- Sebastiano Pisani (seniore) (6 Oct 1653 – 9 Dec 1668 Resigned)
- Sebastiano Pisani (iuniore) (10 Dec 1668 – 5 Aug 1690 Died)
- Pietro Leoni (bishop) (26 Nov 1691 – 17 Dec 1697 Died)
- Giovanni Francesco Barbarigo (21 Jul 1698 – 9 Jul 1714 Appointed Bishop of Brescia)
- Marco Gradenigo (19 Nov 1714 – 11 Jun 1725 Appointed Patriarch of Venice)
- Francesco Trevisani (23 Jul 1725 – 13 Dec 1732 Died)
- Giovanni Bragadino (Bragadin) (2 Mar 1733 – 27 Nov 1758 Appointed Patriarch of Venice)
- Nicolò Antonio Giustiniani, O.S.B. (12 Feb 1759 – 14 Dec 1772 Appointed Bishop of Padua)
- Giovanni Morosini, O.S.B. (14 Dec 1772 – 18 Aug 1789 Died)
- Giovanni Andrea Avogadro, S.J. (29 Mar 1790 – 14 Nov 1805 Resigned)
- Innocenzo Maria Lirutti, O.S.B. (18 Sep 1807 – 11 Aug 1827 Died)
- Giuseppe Grasser (15 Dec 1828 – 22 Nov 1839 Died)
- Giovanni Pietro Aurelio Mutti, O.S.B. (14 Dec 1840 – 15 Mar 1852 Appointed Patriarch of Venice)
- Giuseppe Luigi Trevisanato (15 Mar 1852 – 27 Sep 1852 Confirmed Archbishop of Udine)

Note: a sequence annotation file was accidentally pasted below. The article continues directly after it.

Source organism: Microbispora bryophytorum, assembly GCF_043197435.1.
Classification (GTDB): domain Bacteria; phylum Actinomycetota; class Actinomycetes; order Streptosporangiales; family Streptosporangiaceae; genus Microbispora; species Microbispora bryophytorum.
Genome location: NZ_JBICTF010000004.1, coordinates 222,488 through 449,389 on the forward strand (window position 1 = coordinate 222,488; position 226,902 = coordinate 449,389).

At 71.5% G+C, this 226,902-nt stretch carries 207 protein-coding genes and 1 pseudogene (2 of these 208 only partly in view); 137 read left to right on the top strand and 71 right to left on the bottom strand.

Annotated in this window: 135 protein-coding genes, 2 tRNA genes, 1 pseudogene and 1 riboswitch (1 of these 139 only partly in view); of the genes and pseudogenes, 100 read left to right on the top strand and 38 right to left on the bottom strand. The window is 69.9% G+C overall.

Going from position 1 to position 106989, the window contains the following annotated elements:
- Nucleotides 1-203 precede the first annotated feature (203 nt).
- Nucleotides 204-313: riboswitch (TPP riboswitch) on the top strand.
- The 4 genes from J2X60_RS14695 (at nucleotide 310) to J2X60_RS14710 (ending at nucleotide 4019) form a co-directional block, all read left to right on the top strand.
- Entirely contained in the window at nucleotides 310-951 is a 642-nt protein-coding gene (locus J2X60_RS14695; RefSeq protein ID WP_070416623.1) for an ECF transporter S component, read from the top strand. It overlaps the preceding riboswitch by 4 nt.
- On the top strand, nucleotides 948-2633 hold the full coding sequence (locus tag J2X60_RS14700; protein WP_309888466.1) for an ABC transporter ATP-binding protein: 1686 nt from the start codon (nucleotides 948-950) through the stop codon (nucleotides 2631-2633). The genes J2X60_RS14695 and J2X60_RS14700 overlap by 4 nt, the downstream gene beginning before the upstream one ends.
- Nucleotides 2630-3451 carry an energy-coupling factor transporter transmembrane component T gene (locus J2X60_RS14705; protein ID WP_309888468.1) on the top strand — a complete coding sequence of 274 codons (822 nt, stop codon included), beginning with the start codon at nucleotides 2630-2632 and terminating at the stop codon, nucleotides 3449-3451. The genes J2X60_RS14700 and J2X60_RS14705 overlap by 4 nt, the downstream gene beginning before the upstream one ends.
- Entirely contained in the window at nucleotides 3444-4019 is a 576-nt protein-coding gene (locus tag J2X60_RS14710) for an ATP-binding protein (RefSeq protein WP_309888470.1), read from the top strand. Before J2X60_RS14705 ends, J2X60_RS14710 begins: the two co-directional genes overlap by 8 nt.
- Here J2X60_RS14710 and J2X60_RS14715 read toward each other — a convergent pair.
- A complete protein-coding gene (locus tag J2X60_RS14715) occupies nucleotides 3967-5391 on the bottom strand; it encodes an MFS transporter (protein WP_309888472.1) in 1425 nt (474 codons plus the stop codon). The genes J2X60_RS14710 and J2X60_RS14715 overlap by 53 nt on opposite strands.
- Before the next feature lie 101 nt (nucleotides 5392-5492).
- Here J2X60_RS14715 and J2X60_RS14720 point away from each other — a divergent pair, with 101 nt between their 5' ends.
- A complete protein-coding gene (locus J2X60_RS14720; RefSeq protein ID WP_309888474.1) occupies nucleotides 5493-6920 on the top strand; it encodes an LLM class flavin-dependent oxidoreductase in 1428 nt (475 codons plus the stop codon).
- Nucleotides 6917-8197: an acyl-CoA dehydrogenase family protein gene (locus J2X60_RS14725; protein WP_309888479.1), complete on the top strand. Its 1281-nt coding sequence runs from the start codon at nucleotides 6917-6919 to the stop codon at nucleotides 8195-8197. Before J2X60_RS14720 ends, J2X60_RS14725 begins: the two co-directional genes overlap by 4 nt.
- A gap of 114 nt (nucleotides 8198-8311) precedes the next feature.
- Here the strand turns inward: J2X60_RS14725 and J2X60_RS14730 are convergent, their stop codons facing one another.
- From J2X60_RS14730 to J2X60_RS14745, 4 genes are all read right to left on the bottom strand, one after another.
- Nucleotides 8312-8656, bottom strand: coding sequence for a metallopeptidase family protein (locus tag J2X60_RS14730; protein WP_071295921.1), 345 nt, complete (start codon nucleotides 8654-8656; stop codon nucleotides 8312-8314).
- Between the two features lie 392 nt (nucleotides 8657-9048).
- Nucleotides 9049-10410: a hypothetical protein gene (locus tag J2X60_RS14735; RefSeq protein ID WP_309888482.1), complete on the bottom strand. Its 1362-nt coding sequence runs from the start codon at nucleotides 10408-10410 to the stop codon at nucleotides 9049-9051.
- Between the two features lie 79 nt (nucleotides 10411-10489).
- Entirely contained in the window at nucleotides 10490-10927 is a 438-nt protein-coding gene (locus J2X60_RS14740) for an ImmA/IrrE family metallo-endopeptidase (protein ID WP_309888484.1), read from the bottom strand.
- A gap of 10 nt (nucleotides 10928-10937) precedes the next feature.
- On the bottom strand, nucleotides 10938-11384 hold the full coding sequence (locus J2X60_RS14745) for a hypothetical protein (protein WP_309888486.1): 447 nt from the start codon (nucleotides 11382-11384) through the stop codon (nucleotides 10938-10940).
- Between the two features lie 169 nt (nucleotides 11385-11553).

- Luigi Guglielmi (27 Sep 1852 – 29 Jan 1853 Died)
- Benedetto Riccabona de Reinchenfels (7 Apr 1854 – 22 Mar 1861 Confirmed Bishop of Trento)
- Luigi di Canossa (30 Sep 1861 – 12 Mar 1900 Died)
- Bartolomeo Bacilieri (12 Mar 1900 – 14 Feb 1923 Died)
- Girolamo Cardinale (25 May 1923 – 26 Dec 1954 Died)
- Andrea Pangrazio as Apostolic Administrator 1954 – 1955
- Giovanni Urbani (14 Apr 1955 – 11 Nov 1958 Appointed Patriarch of Venice)
- Giuseppe Carraro (15 Dec 1958 – 18 May 1978 Retired)
- Giuseppe Amari (15 Mar 1978 – 30 Jun 1992 Retired)
- Attilio Nicora (30 Jun 1992 – 18 Sep 1997 Resigned)
- Flavio Roberto Carraro, O.F.M. Cap. (25 Jul 1998 – 8 May 2007 Retired)
- Giuseppe Zenti (8 May 2007 – )
- "Diocese of Verona" Catholic-Hierarchy.org. David M. Cheney. Retrieved February 29, 2016
- "Diocese of Verona" GCatholic.org. Gabriel Chow. Retrieved February 29, 2016
- Knights of Columbus. Catholic Truth Committee, The Catholic encyclopedia: an international work of reference on the constitution, doctrine, discipline, and history of the Catholic Church, Volume 15 (Google eBook). Encyclopedia Press, 1913 p. 361.
- "Bishop Guido Memo" Catholic-Hierarchy.org. David M. Cheney. Retrieved May 8, 2016
- "Bishop Marco Giustiniani" Catholic-Hierarchy.org. David M. Cheney. Retrieved March 21, 2016